Mason Youth Institute

A child advocacy group remains concerned about conditions at the Manson Youth Institution in spite of a settlement with the state Department of Correction that forced the agency to comply with safety measures while providing in-person school and mental health services for the teens there.

“We have grave concerns for the population,” said Marisa Halm, an attorney with the Connecticut Center for Children’s Advocacy and the director of the organization’s Youth Justice Project.

Halm acknowledged that officials at the DOC has been responsive to several recommendations that came out of the settlement. “But we still feel there’s farther to go with the recommendations,” Halm said.

The prison, which houses about 50 male juveniles under age 18, has become the focal point of multiple investigations, complaints and a push by juvenile justice advocates to remove the youth to a therapeutic setting.

Manson also houses about 300 males ages 18 to 21 who are kept separate from the juveniles. 

The Center for Children’s Advocacy and two other national organizations demanded change last year after hearing reports from clients that juveniles and the young adults were getting little education or mental health services as COVID-19 impacted the state.

In June, the state agreed to settlement terms with the advocacy groups rather than face a lawsuit. Under them, the DOC is required to use mitigation strategies such as masking, social distancing and virtual learning to provide the inmates with mostly in-person learning.

The settlement also required the DOC to regularly check the mental health status of the teens and young adults and to provide treatment within a reasonable timeframe. The settlement concluded on Sept. 30. But the center was allowed to stage two virtual visits to draft recommendations for policy changes that would take place after the settlement period, according to documents.

The DOC has not provided the center with written feedback on the implementation of the recommendations which was required by the settlement, Halm said. The short-term recommendations included allowing inmates who were quarantined to have more recreational time outside, having staff do regular symptom checks and weekly COVID-19 tests on inmates, increase vaccination rates and provide more virtual programming.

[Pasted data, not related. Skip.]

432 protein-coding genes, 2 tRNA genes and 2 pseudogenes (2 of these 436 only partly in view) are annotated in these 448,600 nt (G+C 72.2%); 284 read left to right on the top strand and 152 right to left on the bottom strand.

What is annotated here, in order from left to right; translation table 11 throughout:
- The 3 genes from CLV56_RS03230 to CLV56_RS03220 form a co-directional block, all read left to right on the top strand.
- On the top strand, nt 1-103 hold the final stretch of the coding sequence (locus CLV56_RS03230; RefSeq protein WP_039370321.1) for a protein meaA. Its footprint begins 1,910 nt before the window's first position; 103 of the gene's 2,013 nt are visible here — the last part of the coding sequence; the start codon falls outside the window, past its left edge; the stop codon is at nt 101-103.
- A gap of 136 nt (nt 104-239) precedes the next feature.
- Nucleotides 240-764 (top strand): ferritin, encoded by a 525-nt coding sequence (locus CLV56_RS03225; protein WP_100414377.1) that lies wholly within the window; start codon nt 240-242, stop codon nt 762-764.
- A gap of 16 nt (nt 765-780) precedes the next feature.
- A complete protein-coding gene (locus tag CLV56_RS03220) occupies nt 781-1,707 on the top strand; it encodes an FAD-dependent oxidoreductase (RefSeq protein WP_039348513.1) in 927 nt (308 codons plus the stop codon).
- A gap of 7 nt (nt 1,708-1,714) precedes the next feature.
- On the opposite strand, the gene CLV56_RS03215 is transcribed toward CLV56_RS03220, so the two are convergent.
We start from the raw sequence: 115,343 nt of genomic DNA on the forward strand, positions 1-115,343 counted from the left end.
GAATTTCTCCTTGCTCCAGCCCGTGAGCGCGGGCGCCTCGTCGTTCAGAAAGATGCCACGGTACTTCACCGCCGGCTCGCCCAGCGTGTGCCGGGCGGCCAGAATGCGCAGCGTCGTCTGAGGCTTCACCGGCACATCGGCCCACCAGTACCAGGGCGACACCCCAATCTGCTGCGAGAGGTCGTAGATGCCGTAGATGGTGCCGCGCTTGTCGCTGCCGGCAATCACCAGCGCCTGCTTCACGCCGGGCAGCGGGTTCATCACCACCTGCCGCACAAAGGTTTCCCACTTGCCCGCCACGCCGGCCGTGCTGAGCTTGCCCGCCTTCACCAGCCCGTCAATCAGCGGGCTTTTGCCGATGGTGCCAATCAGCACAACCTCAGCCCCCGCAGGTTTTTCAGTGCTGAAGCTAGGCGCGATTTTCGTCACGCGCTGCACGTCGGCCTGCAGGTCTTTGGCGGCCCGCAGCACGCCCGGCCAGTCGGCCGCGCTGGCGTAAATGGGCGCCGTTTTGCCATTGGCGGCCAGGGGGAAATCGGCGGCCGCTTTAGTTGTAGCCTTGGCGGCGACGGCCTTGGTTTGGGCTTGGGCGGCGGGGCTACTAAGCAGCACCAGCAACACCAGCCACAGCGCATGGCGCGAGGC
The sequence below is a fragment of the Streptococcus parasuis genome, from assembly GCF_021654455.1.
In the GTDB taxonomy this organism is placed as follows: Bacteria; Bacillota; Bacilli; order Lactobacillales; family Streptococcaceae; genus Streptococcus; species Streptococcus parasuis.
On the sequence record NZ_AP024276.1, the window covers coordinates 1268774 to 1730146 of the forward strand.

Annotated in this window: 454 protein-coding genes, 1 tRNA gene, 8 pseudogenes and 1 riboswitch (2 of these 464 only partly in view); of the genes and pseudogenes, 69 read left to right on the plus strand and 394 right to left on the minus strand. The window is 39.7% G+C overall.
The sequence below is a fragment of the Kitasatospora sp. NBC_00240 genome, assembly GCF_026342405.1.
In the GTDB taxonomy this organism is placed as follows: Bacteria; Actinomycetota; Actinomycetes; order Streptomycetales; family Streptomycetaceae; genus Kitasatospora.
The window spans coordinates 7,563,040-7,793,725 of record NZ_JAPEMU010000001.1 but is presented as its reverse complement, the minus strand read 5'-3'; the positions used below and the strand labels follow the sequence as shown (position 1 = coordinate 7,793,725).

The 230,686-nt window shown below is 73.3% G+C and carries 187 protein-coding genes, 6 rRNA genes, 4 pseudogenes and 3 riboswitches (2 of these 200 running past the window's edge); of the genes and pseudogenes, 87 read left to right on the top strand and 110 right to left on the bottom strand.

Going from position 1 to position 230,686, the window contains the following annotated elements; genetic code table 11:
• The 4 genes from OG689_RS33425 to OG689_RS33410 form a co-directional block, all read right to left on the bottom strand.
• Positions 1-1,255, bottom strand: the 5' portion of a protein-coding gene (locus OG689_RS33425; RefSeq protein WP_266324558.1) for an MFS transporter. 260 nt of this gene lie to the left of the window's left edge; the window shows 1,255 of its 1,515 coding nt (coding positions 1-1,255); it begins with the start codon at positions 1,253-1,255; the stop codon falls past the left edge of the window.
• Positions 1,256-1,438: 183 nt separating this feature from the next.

The advocates’ long-term recommendations included updated policies and literature to reflect developmentally appropriate ways of dealing with youth, responding to youth with disabilities, engaging youth in relationships and providing youth more of a voice in policies.

The settlement wasn’t the first time in recent years that Manson has come under intense scrutiny. The 2019 findings of an investigation by state Child Advocate Sarah Eagan into conditions at the prison prompted federal authorities to investigate as well. Eagan’s second investigation, conducted during the pandemic, revealed that the teens were kept in their cells for extended periods and given generic packets of educational materials to complete in lieu of in-person learning.

The federal Department of Justice issued findings of its months-long investigation into the prison on Dec. 21. The federal agency concluded that the constitutional rights of the juveniles held at Manson were being violated based on first-hand observations, staff and inmate interviews and an extensive review of prison documentation.

In some cases, DOJ investigators said in the report, teens were placed in isolation for days over petty violations of conduct. Teens with disabilities were being denied adequate access to special education and most of the inmates had unmet mental health needs, according to the DOJ report.

“As laid out very clearly in the Department of Justice report, we remain concerned about the cell confinement and access to programming and we remain concerned about access to appropriate mental health programming, especially in light of the pandemic,” Halm said.

The state had 49 days from Dec. 21 to come up with a plan to address concerns outlined in the report or face a possible lawsuit, according to a letter sent to Gov. Ned Lamont.

Lamont’s office did not respond to a request for comment on what steps had been taken since Dec. 21 to satisfy the concerns laid out in the DOJ report.

The DOC was already engaging in many of the recommendations created through the settlement, said DOC spokeswoman Ashley McCarthy in an email Friday. 

“We have thoroughly reviewed the recommendations, many of which were already common place prior to the report,” McCarthy said. “We maintain a weekly PCR schedule, enforce universal mask wearing, access to vaccines/boosters, education on the use of PPE, and offer peer support to those with vaccine hesitancy through the use of vaccine ambassadors.”

The agency is focused on providing the juveniles and young adults with a meaningful education, McCarthy said. “In addition to the variety of online training courses, The agency has expanded access to virtual learning through use of our Wi-Fi platform,” she said. “We are going to continue our robust response to this pandemic, while being thoughtful of the impact to our youth.”

At the same time, the Juvenile Justice Policy and Oversight Committee is poised to review a proposal to move the unsentenced juveniles from Manson to a therapeutic setting, possibly at the former Connecticut Juvenile Training School, in the next few years.

The issue of reforming Manson and how the state deals with teens and young adults charged with adult offenses must be dealt with, said Sen. Gary Winfield, D-New Haven, the co-chair of the Judiciary Committee which oversees legislation regarding the courts and incarceration.

“What you don’t want is to be placed under a consent decree,” Winfield said. “You don’t want to lose your autonomy.”